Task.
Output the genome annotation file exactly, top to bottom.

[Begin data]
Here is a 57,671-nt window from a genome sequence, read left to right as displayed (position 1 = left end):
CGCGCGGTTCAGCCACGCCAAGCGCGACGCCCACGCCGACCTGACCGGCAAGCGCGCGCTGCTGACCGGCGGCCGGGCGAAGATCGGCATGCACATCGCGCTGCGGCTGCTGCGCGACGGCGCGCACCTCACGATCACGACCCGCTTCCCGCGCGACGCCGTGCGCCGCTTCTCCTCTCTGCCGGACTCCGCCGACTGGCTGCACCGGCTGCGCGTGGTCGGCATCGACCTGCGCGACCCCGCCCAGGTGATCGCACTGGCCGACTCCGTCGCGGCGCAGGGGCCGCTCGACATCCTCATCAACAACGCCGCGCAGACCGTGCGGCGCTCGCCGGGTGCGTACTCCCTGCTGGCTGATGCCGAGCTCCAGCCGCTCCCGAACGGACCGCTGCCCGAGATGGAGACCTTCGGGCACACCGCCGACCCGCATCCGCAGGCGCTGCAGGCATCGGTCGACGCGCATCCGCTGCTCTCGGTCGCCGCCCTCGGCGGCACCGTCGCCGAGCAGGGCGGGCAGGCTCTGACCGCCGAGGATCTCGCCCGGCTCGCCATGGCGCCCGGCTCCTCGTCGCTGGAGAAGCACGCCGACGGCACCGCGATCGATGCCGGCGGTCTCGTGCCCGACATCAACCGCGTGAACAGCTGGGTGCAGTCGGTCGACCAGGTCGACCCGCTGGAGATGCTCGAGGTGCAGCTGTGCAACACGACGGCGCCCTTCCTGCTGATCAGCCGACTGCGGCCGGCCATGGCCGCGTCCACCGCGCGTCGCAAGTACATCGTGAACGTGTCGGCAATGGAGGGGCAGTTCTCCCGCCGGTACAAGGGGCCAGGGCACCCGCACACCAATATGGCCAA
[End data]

Here is a 57,671-nt window from a genome sequence, read left to right as displayed (position 1 = left end):
CGCGCGGTTCAGCCACGCCAAGCGCGACGCCCACGCCGACCTGACCGGCAAGCGCGCGCTGCTGACCGGCGGCCGGGCGAAGATCGGCATGCACATCGCGCTGCGGCTGCTGCGCGACGGCGCGCACCTCACGATCACGACCCGCTTCCCGCGCGACGCCGTGCGCCGCTTCTCCTCTCTGCCGGACTCCGCCGACTGGCTGCACCGGCTGCGCGTGGTCGGCATCGACCTGCGCGACCCCGCCCAGGTGATCGCACTGGCCGACTCCGTCGCGGCGCAGGGGCCGCTCGACATCCTCATCAACAACGCCGCGCAGACCGTGCGGCGCTCGCCGGGTGCGTACTCCCTGCTGGCTGATGCCGAGCTCCAGCCGCTCCCGAACGGACCGCTGCCCGAGATGGAGACCTTCGGGCACACCGCCGACCCGCATCCGCAGGCGCTGCAGGCATCGGTCGACGCGCATCCGCTGCTCTCGGTCGCCGCCCTCGGCGGCACCGTCGCCGAGCAGGGCGGGCAGGCTCTGACCGCCGAGGATCTCGCCCGGCTCGCCATGGCGCCCGGCTCCTCGTCGCTGGAGAAGCACGCCGACGGCACCGCGATCGATGCCGGCGGTCTCGTGCCCGACATCAACCGCGTGAACAGCTGGGTGCAGTCGGTCGACCAGGTCGACCCGCTGGAGATGCTCGAGGTGCAGCTGTGCAACACGACGGCGCCCTTCCTGCTGATCAGCCGACTGCGGCCGGCCATGGCCGCGTCCACCGCGCGTCGCAAGTACATCGTGAACGTGTCGGCAATGGAGGGGCAGTTCTCCCGCCGGTACAAGGGGCCAGGGCACCCGCACACCAATATGGCCAA